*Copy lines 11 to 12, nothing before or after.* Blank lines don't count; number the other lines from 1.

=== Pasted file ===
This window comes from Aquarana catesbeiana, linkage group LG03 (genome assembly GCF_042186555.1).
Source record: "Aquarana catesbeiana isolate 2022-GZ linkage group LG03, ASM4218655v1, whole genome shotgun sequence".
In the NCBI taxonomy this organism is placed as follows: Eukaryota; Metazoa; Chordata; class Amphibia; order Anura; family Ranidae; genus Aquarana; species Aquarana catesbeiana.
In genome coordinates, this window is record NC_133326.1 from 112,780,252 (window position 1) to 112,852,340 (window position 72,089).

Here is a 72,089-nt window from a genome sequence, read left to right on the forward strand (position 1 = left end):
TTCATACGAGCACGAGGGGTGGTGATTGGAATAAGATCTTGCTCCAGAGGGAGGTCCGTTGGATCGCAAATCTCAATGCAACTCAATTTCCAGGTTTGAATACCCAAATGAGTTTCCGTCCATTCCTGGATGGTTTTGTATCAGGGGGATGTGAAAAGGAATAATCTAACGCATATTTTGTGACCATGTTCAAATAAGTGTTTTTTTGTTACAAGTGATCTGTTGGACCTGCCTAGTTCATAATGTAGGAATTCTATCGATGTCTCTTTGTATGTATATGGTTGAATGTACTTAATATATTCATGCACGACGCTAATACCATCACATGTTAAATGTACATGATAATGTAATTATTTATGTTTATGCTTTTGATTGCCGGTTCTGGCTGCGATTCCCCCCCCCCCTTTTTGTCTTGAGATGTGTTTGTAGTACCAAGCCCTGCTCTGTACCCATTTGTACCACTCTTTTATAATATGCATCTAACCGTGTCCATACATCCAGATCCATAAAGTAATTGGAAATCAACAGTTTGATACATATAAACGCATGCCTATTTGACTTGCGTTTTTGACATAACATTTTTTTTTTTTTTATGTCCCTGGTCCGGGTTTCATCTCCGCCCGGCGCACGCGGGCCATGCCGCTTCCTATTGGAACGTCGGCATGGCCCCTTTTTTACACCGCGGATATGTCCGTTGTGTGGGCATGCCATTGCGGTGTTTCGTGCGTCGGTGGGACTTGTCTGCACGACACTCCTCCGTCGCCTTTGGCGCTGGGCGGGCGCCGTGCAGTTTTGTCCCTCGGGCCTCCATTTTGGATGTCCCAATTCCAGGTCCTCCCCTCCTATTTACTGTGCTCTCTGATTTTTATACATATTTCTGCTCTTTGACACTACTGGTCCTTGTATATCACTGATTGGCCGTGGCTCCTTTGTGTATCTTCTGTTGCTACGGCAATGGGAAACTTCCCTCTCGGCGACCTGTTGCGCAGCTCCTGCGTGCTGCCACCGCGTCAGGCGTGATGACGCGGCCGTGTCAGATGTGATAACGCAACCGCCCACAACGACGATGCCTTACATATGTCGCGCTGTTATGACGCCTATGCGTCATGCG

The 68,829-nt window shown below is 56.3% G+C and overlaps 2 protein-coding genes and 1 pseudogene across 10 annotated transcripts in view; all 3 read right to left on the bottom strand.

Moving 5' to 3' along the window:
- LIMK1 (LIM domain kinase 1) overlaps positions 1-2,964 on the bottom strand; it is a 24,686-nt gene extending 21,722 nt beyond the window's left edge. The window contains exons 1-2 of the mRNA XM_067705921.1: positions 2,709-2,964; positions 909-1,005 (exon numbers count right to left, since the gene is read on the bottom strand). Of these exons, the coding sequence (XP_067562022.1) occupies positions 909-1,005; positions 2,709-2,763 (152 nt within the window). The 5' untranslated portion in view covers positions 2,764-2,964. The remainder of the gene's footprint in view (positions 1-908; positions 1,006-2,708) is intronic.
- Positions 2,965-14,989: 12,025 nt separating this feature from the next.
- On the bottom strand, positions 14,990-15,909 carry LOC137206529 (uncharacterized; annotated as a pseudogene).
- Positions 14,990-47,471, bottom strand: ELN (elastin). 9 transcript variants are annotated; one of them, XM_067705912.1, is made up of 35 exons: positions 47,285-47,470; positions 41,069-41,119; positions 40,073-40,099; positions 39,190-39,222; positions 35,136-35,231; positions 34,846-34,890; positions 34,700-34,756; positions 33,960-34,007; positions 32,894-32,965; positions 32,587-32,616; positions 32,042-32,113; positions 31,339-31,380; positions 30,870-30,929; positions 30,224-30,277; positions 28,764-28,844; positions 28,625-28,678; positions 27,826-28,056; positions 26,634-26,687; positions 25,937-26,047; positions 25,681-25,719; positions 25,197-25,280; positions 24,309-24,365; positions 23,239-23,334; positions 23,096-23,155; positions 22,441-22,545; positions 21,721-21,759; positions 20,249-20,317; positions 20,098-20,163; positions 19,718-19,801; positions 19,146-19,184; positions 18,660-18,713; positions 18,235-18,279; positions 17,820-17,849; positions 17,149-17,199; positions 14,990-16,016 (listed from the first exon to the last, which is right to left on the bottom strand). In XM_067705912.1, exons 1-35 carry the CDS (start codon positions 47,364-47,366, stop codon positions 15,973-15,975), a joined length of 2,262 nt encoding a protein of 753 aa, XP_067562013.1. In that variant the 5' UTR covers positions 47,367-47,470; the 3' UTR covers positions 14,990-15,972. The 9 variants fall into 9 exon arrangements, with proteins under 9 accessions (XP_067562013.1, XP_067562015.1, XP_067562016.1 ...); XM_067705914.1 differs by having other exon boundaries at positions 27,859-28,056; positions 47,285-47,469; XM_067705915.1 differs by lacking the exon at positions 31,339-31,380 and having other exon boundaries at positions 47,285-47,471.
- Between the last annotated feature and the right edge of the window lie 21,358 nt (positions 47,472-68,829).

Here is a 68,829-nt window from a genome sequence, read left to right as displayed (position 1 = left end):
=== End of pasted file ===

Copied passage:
- On the bottom strand, positions 14,990-15,909 carry LOC137206529 (uncharacterized; annotated as a pseudogene).
- Positions 14,990-47,471, bottom strand: ELN (elastin). 9 transcript variants are annotated; one of them, XM_067705912.1, is made up of 35 exons: positions 47,285-47,470; positions 41,069-41,119; positions 40,073-40,099; positions 39,190-39,222; positions 35,136-35,231; positions 34,846-34,890; positions 34,700-34,756; positions 33,960-34,007; positions 32,894-32,965; positions 32,587-32,616; positions 32,042-32,113; positions 31,339-31,380; positions 30,870-30,929; positions 30,224-30,277; positions 28,764-28,844; positions 28,625-28,678; positions 27,826-28,056; positions 26,634-26,687; positions 25,937-26,047; positions 25,681-25,719; positions 25,197-25,280; positions 24,309-24,365; positions 23,239-23,334; positions 23,096-23,155; positions 22,441-22,545; positions 21,721-21,759; positions 20,249-20,317; positions 20,098-20,163; positions 19,718-19,801; positions 19,146-19,184; positions 18,660-18,713; positions 18,235-18,279; positions 17,820-17,849; positions 17,149-17,199; positions 14,990-16,016 (listed from the first exon to the last, which is right to left on the bottom strand). In XM_067705912.1, exons 1-35 carry the CDS (start codon positions 47,364-47,366, stop codon positions 15,973-15,975), a joined length of 2,262 nt encoding a protein of 753 aa, XP_067562013.1. In that variant the 5' UTR covers positions 47,367-47,470; the 3' UTR covers positions 14,990-15,972. The 9 variants fall into 9 exon arrangements, with proteins under 9 accessions (XP_067562013.1, XP_067562015.1, XP_067562016.1 ...); XM_067705914.1 differs by having other exon boundaries at positions 27,859-28,056; positions 47,285-47,469; XM_067705915.1 differs by lacking the exon at positions 31,339-31,380 and having other exon boundaries at positions 47,285-47,471.